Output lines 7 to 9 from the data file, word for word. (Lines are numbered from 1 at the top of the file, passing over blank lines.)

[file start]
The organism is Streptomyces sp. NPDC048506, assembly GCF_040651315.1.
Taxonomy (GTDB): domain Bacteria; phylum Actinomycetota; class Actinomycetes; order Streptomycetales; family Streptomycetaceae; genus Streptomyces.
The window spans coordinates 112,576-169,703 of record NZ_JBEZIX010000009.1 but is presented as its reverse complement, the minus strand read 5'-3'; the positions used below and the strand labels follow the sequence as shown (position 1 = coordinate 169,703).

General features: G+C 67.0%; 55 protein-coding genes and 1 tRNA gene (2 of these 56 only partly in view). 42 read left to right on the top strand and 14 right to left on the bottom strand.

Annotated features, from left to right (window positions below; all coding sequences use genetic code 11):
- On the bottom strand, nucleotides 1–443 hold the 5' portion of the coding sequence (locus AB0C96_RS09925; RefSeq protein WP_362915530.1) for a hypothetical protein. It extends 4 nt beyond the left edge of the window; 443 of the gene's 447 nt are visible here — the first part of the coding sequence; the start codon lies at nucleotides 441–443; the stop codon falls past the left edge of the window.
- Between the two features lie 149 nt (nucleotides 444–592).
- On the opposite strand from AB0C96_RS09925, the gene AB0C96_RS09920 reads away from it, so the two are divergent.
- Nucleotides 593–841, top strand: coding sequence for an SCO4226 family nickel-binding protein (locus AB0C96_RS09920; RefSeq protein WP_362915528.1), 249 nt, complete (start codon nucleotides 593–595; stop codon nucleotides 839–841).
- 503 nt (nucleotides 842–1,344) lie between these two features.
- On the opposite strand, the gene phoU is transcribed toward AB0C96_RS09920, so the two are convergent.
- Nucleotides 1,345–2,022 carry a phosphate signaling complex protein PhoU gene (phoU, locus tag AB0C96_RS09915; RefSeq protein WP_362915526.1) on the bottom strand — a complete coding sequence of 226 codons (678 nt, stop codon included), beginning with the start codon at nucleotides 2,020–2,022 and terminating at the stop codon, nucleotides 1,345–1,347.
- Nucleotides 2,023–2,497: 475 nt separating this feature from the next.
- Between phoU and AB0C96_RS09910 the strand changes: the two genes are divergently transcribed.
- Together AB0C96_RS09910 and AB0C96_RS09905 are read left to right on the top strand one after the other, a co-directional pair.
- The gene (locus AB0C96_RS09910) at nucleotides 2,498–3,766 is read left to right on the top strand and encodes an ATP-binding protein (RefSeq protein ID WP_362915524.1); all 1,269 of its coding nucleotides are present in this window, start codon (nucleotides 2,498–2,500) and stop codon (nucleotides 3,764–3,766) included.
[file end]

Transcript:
- Between the two features lie 149 nt (nucleotides 444–592).
- On the opposite strand from AB0C96_RS09925, the gene AB0C96_RS09920 reads away from it, so the two are divergent.
- Nucleotides 593–841, top strand: coding sequence for an SCO4226 family nickel-binding protein (locus AB0C96_RS09920; RefSeq protein WP_362915528.1), 249 nt, complete (start codon nucleotides 593–595; stop codon nucleotides 839–841).